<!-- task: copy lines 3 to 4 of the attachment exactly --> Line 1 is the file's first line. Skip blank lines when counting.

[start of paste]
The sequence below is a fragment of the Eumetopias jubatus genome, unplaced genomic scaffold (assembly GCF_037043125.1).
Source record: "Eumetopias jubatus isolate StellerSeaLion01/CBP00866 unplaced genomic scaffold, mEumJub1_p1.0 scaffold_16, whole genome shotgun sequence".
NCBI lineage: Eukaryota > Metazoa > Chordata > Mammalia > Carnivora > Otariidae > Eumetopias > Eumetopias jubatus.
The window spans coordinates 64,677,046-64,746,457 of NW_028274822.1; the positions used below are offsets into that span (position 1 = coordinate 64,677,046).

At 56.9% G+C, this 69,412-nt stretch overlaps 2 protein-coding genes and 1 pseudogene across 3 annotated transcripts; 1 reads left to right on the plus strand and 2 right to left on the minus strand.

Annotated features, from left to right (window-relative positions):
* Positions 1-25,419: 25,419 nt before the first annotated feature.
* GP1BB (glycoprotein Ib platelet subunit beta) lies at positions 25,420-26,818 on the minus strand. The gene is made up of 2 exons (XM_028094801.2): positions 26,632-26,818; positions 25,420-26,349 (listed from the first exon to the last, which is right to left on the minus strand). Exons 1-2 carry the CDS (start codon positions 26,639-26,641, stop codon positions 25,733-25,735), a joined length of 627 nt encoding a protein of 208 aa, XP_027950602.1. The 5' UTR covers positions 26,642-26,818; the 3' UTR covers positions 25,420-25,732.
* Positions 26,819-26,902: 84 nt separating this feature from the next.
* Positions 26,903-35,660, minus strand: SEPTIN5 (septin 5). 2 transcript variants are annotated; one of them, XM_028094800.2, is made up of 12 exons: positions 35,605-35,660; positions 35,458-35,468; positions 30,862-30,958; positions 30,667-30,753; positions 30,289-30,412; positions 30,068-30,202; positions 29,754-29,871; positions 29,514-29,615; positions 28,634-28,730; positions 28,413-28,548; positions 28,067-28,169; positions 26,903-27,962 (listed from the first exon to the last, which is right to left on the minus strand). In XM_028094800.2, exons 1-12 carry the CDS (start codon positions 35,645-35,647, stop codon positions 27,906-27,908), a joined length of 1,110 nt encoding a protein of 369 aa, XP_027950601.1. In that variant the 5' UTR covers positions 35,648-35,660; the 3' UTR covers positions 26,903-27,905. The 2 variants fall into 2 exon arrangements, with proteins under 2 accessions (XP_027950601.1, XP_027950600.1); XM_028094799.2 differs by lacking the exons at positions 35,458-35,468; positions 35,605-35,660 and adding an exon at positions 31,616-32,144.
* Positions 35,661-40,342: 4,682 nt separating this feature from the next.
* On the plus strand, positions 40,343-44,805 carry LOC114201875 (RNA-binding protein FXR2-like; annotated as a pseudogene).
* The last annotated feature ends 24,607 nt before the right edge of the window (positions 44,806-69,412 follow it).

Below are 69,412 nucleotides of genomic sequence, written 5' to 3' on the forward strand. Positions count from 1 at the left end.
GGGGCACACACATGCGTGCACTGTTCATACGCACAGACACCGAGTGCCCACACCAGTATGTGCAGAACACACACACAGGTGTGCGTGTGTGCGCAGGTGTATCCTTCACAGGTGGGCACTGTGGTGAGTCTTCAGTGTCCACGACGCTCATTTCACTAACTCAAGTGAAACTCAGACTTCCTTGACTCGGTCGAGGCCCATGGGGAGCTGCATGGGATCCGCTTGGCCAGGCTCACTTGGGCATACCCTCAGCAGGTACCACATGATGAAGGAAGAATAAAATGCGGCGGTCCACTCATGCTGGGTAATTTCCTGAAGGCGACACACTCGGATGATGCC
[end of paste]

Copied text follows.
NCBI lineage: Eukaryota > Metazoa > Chordata > Mammalia > Carnivora > Otariidae > Eumetopias > Eumetopias jubatus.
The window spans coordinates 64,677,046-64,746,457 of NW_028274822.1; the positions used below are offsets into that span (position 1 = coordinate 64,677,046).